The Orphans | Teen Ink

The Orphans

January 20, 2010
By madeleine hettinger BRONZE, Phoenix, Arizona
madeleine hettinger BRONZE, Phoenix, Arizona
1 article 0 photos 0 comments

It was a stormy day in Quito, Ecuador; my family and I marched up the steps to a meager apartment. As we were welcomed into the humble abode, a stench of urine penetrated my nostrils. I had to concentrate to hold in the natural gag reflex. “Dad, I’ve got to get out of here!” I was absorbed in my own self-interest and pity until the foster parents began to introduce us to five special needs boys. As I shook hands with each boy, my heart began to soften, and the stench that just moments before was overwhelming, seemed to disappear as I witnessed the precious change in their countenances.

Carlos, Edison, Pablo, Jonathon, and Enrique all suffer from severe disabilities. The young boys stayed cooped up inside the cramped, dingy apartment until the orphanage volunteers visited once a week. It was clear by the looks on their faces that they lived for the knock on the door that came all too seldom. Though it was raining, we each grabbed a boy by the hand and began our walk to the bread shop. I walked with little Enrique. His vocabulary consisted merely of mumbles and grunts. Every few minutes, though, Enrique would make a shrill sound and smile. It took me a while, but I realized he was expressing happiness. At that moment, Enrique changed me.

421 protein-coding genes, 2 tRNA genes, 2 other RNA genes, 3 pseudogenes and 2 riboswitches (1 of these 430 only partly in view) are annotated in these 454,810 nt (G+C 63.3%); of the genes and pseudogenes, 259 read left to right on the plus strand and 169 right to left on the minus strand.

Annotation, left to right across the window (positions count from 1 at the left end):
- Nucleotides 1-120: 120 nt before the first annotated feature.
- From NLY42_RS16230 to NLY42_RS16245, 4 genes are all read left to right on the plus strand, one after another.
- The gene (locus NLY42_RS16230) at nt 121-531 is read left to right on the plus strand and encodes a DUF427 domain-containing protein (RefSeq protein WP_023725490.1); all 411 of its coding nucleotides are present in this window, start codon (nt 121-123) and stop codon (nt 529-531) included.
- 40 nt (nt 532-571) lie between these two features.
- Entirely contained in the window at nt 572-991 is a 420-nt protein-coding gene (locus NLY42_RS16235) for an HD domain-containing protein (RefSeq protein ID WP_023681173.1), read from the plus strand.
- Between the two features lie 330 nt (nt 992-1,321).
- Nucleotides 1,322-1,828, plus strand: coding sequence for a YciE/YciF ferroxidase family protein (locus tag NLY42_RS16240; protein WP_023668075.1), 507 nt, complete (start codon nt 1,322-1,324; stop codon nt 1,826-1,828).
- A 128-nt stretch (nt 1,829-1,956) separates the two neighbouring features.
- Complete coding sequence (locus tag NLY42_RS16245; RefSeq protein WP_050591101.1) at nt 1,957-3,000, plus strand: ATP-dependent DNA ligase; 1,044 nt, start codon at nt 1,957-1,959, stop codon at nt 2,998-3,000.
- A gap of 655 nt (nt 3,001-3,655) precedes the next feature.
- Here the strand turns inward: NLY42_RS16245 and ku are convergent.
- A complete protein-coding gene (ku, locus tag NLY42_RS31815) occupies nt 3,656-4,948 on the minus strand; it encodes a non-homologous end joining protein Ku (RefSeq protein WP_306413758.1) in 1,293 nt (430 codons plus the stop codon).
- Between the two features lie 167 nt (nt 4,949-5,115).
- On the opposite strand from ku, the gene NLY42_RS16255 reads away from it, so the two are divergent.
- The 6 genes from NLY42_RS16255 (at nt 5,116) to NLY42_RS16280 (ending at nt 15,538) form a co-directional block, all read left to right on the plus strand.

Upon arriving at the bread shop, the youngest, Edison, cried out with excitement, “Pain! Pain!” We bought more bread than we imagined they could possibly consume. We watched in awe as every crumb was devoured, like a starving pack of wolves attacking their prey. Their grateful and satisfied expressions are ones that I will never forget. Bread, a dull staple food we encounter everyday was a fine feast for those disabled orphans.

Our final destination was the park. Enrique had no desire to run and play but simply wanted to sit on the bench with me, holding hands. Pablo did not speak a word to anyone but picked up trash, one of his favorite pastimes. He held on to his trash as if it were treasure in his hands instead of wrappers and soda cans. Jonathon, wheelchair bound, suffering from muscular dystrophy, shared a special bond with my oldest brother, Andrew. Andrew raced Jonathon around the park in his wheelchair, giving him, for a few brief moments, freedom, excitement, and happiness.

People say that we give service to help others and to benefit the less fortunate. As I entered the country of Ecuador I expected to share love and give aid to little orphans, but the little orphans shared love with me and gave my heart and soul aid. I grew tremendously in a few short days. I learned to be thankful for everything. I learned that love and friendship have no barriers. I learned that everyone is special in his or her own way. Trying to express my feelings for those orphans is impossible; the experience was life changing. The memories of that spring break will always remain close to my heart, along with the lessons I learned and the friends that I made.

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This article has 1 comment.

S.E.E.K said...
on Jan. 25 2010 at 2:07 pm
Thank you Madeleine for this article. it has influenced me to the greater good and has made me want to help out all orphans.

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